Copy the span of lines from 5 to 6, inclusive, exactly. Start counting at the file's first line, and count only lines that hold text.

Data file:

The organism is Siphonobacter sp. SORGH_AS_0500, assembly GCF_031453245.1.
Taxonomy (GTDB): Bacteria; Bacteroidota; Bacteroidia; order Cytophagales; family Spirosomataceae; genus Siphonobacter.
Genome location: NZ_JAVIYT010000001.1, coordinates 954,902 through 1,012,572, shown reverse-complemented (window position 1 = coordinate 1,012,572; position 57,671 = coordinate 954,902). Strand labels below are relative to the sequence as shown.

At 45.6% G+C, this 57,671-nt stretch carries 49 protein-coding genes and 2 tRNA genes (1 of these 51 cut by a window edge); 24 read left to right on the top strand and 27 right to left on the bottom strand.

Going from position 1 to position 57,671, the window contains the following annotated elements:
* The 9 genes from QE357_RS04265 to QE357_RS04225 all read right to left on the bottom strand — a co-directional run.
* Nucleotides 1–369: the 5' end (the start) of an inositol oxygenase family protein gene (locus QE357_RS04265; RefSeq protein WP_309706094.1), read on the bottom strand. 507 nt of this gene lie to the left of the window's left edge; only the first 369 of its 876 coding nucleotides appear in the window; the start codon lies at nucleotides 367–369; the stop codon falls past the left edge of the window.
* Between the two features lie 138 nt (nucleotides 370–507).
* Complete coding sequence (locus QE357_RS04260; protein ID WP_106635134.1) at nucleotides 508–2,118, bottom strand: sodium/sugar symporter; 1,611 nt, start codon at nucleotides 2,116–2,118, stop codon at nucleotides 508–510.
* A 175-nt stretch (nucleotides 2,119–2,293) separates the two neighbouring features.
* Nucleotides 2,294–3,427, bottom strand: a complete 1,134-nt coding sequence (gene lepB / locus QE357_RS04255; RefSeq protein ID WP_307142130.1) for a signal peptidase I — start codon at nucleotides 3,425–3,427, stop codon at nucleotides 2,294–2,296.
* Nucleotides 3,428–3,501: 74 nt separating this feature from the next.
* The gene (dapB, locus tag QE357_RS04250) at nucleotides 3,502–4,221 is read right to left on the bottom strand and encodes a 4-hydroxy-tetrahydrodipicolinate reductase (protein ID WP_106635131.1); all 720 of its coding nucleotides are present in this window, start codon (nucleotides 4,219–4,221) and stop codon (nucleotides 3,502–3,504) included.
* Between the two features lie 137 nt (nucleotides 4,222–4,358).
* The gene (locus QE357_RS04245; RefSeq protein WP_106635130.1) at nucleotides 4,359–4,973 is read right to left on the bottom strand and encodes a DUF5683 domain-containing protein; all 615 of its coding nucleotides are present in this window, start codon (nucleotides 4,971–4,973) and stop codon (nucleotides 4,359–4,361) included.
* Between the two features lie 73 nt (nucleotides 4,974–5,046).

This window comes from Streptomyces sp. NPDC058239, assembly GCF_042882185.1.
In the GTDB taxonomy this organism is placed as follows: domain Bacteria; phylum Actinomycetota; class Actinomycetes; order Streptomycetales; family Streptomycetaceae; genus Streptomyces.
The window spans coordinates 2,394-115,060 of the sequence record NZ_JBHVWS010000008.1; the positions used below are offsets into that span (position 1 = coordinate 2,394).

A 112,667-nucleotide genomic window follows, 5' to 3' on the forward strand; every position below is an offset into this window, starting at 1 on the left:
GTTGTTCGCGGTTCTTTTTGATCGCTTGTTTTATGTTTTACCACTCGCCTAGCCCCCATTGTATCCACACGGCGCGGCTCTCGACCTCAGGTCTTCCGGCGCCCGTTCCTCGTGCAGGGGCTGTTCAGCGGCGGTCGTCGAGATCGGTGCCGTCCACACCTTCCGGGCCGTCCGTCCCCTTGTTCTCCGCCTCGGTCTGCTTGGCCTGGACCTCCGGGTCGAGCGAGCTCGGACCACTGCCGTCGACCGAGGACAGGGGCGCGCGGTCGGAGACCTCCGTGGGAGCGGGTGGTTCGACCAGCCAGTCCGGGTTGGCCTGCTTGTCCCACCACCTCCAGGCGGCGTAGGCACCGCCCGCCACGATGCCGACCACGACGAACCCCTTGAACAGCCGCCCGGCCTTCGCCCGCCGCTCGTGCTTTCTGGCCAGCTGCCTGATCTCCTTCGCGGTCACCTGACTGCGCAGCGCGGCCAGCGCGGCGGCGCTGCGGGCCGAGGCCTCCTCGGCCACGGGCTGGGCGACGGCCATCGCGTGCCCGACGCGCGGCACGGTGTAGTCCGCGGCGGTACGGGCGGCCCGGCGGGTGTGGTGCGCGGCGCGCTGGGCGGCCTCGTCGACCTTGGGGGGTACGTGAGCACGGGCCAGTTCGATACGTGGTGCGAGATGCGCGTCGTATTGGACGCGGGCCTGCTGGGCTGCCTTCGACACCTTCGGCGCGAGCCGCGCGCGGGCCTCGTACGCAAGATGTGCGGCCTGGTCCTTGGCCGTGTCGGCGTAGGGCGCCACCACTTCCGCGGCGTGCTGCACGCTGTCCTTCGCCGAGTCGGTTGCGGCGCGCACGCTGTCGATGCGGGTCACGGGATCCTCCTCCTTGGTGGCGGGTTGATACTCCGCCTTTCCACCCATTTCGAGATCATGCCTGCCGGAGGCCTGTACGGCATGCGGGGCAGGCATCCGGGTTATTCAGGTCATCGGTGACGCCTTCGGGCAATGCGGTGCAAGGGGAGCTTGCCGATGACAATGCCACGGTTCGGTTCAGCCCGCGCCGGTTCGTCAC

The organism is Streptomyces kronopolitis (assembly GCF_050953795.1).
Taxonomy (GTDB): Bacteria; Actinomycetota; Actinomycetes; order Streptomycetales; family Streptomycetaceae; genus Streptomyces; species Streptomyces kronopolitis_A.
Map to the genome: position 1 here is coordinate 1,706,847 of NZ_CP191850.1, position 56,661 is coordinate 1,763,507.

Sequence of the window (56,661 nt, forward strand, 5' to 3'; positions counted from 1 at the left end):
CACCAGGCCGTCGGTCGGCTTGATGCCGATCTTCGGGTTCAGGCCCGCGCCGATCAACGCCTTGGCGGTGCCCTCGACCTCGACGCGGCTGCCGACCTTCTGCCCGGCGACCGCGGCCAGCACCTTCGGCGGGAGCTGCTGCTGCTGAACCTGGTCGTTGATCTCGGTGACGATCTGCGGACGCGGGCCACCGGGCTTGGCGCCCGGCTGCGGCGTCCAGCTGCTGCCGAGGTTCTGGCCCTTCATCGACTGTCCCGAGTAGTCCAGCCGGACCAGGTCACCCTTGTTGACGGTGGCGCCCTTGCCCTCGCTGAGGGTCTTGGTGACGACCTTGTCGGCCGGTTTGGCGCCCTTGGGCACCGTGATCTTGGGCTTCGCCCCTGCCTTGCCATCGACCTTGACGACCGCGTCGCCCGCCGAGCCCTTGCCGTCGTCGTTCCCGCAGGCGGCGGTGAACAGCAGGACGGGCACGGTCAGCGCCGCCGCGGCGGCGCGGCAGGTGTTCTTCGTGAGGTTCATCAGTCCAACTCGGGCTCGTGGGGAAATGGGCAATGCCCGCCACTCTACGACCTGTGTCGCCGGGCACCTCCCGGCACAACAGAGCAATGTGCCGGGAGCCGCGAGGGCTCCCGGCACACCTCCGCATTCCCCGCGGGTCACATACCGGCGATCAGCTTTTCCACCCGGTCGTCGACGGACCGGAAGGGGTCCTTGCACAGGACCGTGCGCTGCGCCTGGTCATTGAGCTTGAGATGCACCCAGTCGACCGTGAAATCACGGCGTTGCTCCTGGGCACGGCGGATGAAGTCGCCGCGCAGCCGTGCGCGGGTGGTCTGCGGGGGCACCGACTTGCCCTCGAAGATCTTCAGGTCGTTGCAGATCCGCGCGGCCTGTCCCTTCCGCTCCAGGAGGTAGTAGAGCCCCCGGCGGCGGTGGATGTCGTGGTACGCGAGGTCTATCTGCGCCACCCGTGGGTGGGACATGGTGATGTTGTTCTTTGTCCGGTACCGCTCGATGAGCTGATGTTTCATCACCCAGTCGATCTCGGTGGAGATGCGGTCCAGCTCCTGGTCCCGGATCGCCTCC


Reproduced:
Going from position 1 to position 57,671, the window contains the following annotated elements:
* The 9 genes from QE357_RS04265 to QE357_RS04225 all read right to left on the bottom strand — a co-directional run.